Introduction

Previously, we showed you how to get the Bird Bot moving in First Steps with Bird Bot

In this guide, learn to create a controller for the Bird Bot, with another micro:bit! You will learn to use the built-in accelerometer and bluetooth antennae found on the micro:bit. We will program it in Microsoft MakeCode. Note: You will need a second micro:bit for this guide!

Complete this guide to create your own Bluetooth-controlled Bird Bot in no time.

Tools

    • This guide continues on from our previous guide, First Steps with Bird Bot. You will need the hex file from before. Otherwise, use the import option in the MakeCode editor to upload the hex file here

    • The micro:bit uses Bluetooth Low Energy, a power friendly version of Bluetooth, allowing wireless connection between computers, smartphones, tablets, and other micro:bits. In this guide, we will show you how to create a Bluetooth controller for the Bird Bot with another micro:bit.

    • For a crash course on using Bluetooth with the micro:bit, check out our starter guide on Bluetooth with micro:bit.

    • For two of the micro:bits to communicate, the first thing to do is to set the radio group for both micro:bits. To do so, first, click on the Radio category, then click and drag the radio set group over, and place it inside an on start block.

    • What does the radio set group block do? It allows you to connect a micro:bit to a virtual group, so that it can communicate with other micro:bits of the virtual group. This is exactly what we need to create a controller for the Bird Bot -- by using another micro:bit! Also, by using a different radio set group number, this will allow multiple micro:bit radio projects to run without interfering with each other. However, the micro:bit can only ever be a member of one group at a time, and any packets sent will only be received by other micro:bits in the same group. Feel free to assign the micro:bit to a group number from 0 to 255. By default, the group number is 0.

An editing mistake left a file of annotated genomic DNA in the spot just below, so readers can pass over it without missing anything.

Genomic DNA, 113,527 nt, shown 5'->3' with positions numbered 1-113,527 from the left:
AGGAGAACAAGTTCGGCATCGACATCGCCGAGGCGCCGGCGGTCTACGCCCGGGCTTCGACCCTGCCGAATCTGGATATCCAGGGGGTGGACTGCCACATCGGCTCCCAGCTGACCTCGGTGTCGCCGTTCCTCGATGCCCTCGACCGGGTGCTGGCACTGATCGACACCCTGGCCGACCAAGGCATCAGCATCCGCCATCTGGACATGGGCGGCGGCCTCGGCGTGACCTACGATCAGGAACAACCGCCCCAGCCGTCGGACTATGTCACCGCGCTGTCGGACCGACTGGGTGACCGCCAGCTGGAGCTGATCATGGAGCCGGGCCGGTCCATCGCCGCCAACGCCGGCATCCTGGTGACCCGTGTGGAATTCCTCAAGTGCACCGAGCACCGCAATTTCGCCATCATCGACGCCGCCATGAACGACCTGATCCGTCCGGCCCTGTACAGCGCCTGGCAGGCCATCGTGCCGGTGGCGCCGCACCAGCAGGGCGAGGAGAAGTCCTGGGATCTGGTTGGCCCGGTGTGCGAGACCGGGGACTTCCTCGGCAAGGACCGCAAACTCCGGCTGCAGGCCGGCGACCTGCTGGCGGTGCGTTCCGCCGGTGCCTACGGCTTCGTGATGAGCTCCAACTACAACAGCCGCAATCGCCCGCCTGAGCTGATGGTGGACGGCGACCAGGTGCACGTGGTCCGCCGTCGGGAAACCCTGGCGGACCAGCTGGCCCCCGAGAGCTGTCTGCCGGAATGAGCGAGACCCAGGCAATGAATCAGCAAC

• Next, over in the Basic category, click and drag out a forever block.

    • Also within the Basic category, click and drag out a pause (ms) block, then set its value to 1000.

    • Next, from the Logic category, click and drag out a if ... then block

    • From Input category, click and drag out a button A is pressed block and place it within the if ... then block

    • What we will do here is create a condition so that if button A is pressed, send out a radio signal. In this example, we will use a radio send number block for one micro:bit to send the number 0 to another micro:bit.

    • Then drag out a show icon block and place it right after radio send number 0. Set its icon to show a tick icon. This will display on the LED matrix of the micro:bit acting as a controller, as confirmation that the radio signal has been sent successfully.

    • Create another condition that will check to see if button B is pressed. If it is pressed, send out the message, a number 1 to one or more micro:bits. 

    • Likewise, display a tick icon right after radio send number with a show icon block.

    • Next, to add controls for the Bird Bot to turn right, add the following code blocks.

    • The acceleration (mg) x block can be found under the Input category

    • The micro:bit has an on-board three-axis accelerometer chip that can be used to measure the movement along the x, y, and z axes. It measures acceleration values in mG or milliG, and the micro:bit's accelerometer is capable of measuring accelerations between +2g and -2g. 

      In this guide, we will use the acceleration measurements along the x-axis of the micro:bit to control the Bird Bot. Before moving on, try this out: place the micro:bit on a table with the LED matrix display pointing upward. Then display the accelerometer values, and you should see the values x=0, y=0, and z=-1023. Then tilt the micro:bit board from the left to right. Next, try tilting it from right to left. What you should see is a value ranging from -1023 to 1023.

    • Here, we have created a condition so that with a slight tilt of the micro:bit toward the right, the controller (micro:bit) will send out a message to nearby micro:bits in its radio group. It will send out a number 2, this will later be used to program the Bird Bot to turn right! Instead of acceleration (mg) x > 20, what condition would you construct so that the Bird Bot will only turn when there is a great enough tilting motion?

    • Now it is time to program the controller to get the Bird Bot to turn left. Using a similar condition but this time, acceleration (mg) x < -20, the micro:bit acting as the controller will send out a message, a number 3 to nearby micro:bits in the same radio group as it. This will later be used to get the Bird Bot to turn right.

    • In the next part of this guide, we will now put together the code that will get the Bird Bot to move according to the messages sent by the controller. First, click on the Radio category, then click and drag out a on radio received receivedNumber block.